The Elder Scrolls 6's Xbox Exclusivity Doesn't Make It a System Seller

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Beyond hypothetical arguments regarding the selling power of The Elder Scrolls name alone, there’s also the time factor to consider. We could still be three or more years away from the release of The Elder Scrolls 6, and there’s no telling what the state of the industry/market is going to be at that time. However, in recent years, we have seen companies pivot away from the kind of grand-scale RPGs that Oblivion and Skyrim represent. The success of games like The Outer Worlds (as well as Fallout 4 and many open-world games released in recent years) suggests that there is a void there that isn’t being filled, but we’re back to the point that the landscape has changed since Skyrim.

Whatever success we could have assumed The Elder Scrolls 6 may have enjoyed if it was released in 2016 (the same time gap between Oblivion and Skyrim‘s releases) can’t easily be applied to 2024 (or beyond). There’s also something to be said for the fact that Skyrim has remained in the public consciousness for so long that its success may actually be something of a detriment. That level of hype and expectations previously made Valve wary to seriously pursue Half-Life 3, and it’s also arguably making any serious conversation about the expectations for GTA 6 a bit more complicated. The Elder Scrolls 6 isn’t immune from the negative effects of time and potential overhype.

One interesting way time could be on The Elder Scrolls 6‘s side, though, is when you consider that the Xbox Series X/S may not only be easier to buy by the time that game is released but may also be cheaper than the consoles are now. That could mean that those gamers who are currently considering the PS5 to be their “must-have” next-gen console may be in a better position to buy an Xbox platform by the time the game comes out. Furthermore, the upcoming release of Starfield could give Bethesda a much better indication of which way the winds are blowing and what kind of game The Elder Scrolls 6 needs to be.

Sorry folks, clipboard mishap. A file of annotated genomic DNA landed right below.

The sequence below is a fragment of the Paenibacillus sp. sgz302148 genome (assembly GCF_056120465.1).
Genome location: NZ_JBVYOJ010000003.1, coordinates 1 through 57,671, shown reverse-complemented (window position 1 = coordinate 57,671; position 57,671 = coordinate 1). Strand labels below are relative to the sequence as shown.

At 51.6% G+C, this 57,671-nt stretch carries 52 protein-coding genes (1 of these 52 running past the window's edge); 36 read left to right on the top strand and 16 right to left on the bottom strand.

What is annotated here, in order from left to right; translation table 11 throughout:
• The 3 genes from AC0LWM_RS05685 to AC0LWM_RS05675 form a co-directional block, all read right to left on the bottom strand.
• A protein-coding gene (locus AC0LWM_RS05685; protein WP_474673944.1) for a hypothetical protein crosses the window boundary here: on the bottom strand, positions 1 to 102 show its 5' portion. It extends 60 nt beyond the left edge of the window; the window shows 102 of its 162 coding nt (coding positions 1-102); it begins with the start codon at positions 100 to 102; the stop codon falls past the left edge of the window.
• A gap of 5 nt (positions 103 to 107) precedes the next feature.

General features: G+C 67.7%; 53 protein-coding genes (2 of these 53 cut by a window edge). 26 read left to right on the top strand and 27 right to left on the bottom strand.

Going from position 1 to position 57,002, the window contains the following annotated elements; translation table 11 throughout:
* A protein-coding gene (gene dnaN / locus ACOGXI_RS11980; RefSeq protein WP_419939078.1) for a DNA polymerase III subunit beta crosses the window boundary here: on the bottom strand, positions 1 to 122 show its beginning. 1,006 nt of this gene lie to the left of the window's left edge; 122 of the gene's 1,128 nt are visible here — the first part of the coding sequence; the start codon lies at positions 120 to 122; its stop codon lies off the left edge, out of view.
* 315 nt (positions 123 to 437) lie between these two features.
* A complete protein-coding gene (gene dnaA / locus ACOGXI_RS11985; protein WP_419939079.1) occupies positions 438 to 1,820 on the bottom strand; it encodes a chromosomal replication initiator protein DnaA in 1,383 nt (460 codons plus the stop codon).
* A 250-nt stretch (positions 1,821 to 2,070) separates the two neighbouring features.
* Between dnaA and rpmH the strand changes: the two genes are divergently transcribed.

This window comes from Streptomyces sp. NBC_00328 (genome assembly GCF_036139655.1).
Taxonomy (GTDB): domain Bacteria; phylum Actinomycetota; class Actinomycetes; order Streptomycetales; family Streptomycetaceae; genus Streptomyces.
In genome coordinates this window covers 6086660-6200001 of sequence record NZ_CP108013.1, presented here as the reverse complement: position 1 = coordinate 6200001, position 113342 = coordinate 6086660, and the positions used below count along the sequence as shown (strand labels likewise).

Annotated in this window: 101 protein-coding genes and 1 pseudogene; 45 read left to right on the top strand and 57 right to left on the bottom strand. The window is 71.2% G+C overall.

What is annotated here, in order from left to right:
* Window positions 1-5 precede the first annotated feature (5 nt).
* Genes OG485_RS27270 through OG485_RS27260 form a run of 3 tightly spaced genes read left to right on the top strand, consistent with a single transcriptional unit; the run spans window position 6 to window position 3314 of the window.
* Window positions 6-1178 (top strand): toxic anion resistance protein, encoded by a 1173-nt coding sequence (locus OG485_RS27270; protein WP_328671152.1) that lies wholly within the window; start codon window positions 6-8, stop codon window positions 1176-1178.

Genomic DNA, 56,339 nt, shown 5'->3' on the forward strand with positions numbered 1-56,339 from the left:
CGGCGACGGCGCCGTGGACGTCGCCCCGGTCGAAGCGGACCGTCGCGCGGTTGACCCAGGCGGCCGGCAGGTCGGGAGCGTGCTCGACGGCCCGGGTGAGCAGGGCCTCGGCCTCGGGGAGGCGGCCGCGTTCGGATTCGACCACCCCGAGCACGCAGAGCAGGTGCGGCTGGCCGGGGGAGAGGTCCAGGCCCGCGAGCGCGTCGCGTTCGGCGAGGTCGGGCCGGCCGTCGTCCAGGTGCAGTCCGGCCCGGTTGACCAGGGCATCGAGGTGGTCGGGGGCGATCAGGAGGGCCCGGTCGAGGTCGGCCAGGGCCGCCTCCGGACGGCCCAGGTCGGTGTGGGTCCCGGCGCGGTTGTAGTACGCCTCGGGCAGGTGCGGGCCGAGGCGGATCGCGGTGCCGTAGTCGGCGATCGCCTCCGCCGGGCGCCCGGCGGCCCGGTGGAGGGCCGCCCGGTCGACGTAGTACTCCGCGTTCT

Ultimately, the Xbox team is wise to seemingly treat The Elder Scrolls 6 as an Xbox exclusive. It’s an incredibly high-profile game that targets an apparent weakness in the PlayStation’s current lineup and will almost certainly benefit from the attention and resources Microsoft can give it by treating it like a true exclusive. There’s also always been a harmonious relationship between Xbox and the Elder Scrolls franchise since the original Xbox helped elevate Morrowind and bolster its sales, so this is honestly just a logical extension of the series so far as that goes.

Still, there’s something dangerous about living under the assumption that The Elder Scrolls 6 will ultimately mimic Skyrim‘s success and that Microsoft has essentially just secured the exclusive rights to the next Skyrim and all that comes with it. The Elder Scrolls 6 could end up selling a lot of Xbox consoles, but if it does, it’s looking like it will be due to the eventual quality of the game itself rather than the legacy of the series or this level of success that some feel that it is seemingly “owed.”

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